Mary Ann Anderson
Tribune News Service
Standing at the northern edge of Patoka Lake in Indiana, I stare through a scrim o oaks at the sparkling blue-gray waters, whose hue is partially affected by a cloudy, cerulean sky. Unruffled by waves or wind, the lake’s transparent surface is almost a mirror. It stretches towards the far shore, where it rises to low hills, framed by a thick, leafy canopy made of maple, hickory and beech.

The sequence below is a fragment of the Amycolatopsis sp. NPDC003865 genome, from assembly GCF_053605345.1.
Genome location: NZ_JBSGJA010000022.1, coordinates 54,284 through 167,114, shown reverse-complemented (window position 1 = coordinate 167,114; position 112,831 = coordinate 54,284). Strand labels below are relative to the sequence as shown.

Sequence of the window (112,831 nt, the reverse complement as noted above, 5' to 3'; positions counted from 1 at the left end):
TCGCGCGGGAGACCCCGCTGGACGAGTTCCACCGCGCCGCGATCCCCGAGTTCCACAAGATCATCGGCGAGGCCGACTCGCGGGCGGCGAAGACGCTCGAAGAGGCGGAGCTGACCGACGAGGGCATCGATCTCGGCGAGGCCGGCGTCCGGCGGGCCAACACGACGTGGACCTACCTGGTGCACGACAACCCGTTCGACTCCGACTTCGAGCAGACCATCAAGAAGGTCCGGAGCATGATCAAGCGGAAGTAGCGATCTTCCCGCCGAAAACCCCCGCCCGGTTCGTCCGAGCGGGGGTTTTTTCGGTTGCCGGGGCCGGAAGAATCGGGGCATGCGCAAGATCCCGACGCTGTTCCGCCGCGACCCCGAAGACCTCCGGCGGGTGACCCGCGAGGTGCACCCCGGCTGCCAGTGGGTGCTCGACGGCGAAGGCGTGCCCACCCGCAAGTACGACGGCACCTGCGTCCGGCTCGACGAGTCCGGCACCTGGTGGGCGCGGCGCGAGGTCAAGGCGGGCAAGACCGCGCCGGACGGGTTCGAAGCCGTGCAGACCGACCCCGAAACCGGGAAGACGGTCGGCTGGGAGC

The lake, which is 8,800 acres in size and fed by numerous natural springs, is absolutely stunning. The shores of the lake are practically undeveloped except for two marinas. Although the lake was formed in 1979, its limestone and sandstone foundation was laid millions years ago. The Patoka River Valley was once home to bison herds that were looking for saltlicks. But today, the land is dominated now by turkey, whitetail deer and the wily coleman. The magnificent bald and osprey are the megastars of our skies, their wingspans measured in feet not inches.